100 All-Time Greatest Comics… Improved: Part XVI

Another double feature today, because I feel like it. Once again, I skirt round the edges of controversy…

The Ultimates 1

Ult1

Superman: Red Son

RedSon

Yyyyyyyuuup.

Join in if you know the words, everyone: I do like these books, I do like Millar’s work and they were some of the first when I really started to get into comics, and the artwork for both is amazing (seriously, how does Millar manage to get such amazing artists?) buuuuuuut… “All-Time Greatest”. Those words seem to haunt me every time I make one of these posts.

But damn it all, if you’re going to talk big, then you should bloody well make sure you can back up your claims. I suspect that these comics were included because the people at Uncanny Comics who made this list included it more out of nostalgia then basing them on their actual merits, which are there… just not in sufficient supply.

What then, is?

The Replacements…

Dan Dare, Pilot of The Future: Voyage to Venus Part 1

Dan Dare

Yes, of course I’m serious.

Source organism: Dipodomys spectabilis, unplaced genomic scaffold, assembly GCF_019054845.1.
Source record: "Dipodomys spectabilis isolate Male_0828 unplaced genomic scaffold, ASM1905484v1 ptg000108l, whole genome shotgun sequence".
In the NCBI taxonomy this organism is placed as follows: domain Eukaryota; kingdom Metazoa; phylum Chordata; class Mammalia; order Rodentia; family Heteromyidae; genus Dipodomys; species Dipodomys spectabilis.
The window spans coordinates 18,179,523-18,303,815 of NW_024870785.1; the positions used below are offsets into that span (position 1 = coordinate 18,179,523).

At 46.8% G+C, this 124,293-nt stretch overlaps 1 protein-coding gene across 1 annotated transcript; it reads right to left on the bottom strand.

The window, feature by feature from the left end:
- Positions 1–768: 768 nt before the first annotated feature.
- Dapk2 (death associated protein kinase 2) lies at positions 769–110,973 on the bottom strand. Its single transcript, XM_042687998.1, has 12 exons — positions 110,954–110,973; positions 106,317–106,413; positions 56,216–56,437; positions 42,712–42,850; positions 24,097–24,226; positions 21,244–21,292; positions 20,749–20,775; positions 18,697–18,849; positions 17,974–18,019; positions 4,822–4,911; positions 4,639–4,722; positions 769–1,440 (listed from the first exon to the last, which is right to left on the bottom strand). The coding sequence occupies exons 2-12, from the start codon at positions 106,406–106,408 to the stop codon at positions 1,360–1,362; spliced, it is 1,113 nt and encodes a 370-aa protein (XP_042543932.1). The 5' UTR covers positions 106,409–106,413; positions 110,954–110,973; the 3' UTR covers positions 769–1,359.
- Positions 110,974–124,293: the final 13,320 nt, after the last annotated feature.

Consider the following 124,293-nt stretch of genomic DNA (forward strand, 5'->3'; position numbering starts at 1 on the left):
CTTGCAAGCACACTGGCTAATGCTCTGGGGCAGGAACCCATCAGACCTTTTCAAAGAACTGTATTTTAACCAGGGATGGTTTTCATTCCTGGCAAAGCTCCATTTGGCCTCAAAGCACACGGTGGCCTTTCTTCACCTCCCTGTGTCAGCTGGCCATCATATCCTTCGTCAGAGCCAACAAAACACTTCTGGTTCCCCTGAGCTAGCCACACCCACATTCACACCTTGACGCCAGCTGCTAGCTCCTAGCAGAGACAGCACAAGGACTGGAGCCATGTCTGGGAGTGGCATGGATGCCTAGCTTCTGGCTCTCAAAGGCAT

Dan Dare is the story of the eponymous hero in the far future of 1999 who helps liberate the Treens from their hated ruler, the megalomaniacal Mekon. It might seem a little hokey at times, but there’s a solid foundation of tight plotting and – at times – downright superb artwork that can still make you believe, just for a moment, that this could’ve been our world.

If you want political allegory in your comics, you’ll find enough here to last you until tea-time; the panels where the Treens realise that appeasement to a dictator doesn’t actually work are brought into sharp relief when you realise that this comic was only published a few years after the end of World War Two.

If you can accept the sillier aspects, and stick with it, this can be a jolly good ride.

Superman: Secret Identity

SecrIden

Now, I know everyone says that Red Son is the Superman Elseworlds that you have to read, but what they don’t realise is that Secret Identity is actually that thing I just said. Clark Kent, born in Kansas, realises in his mid-teens that he can fly, has super-strength, and is invulnerable… which is just as well, because he was getting sick of all those “Superman” jokes.

When I say that this is set in the real world, it really is. With Red Son, you’re just looking for which DC character is going to show up next. In Secret Identity, you just want to learn more about Clark Kent and his journey to find himself. There are people in his life, and that’s it: people. That’s what makes this one of the greatest comics ever.

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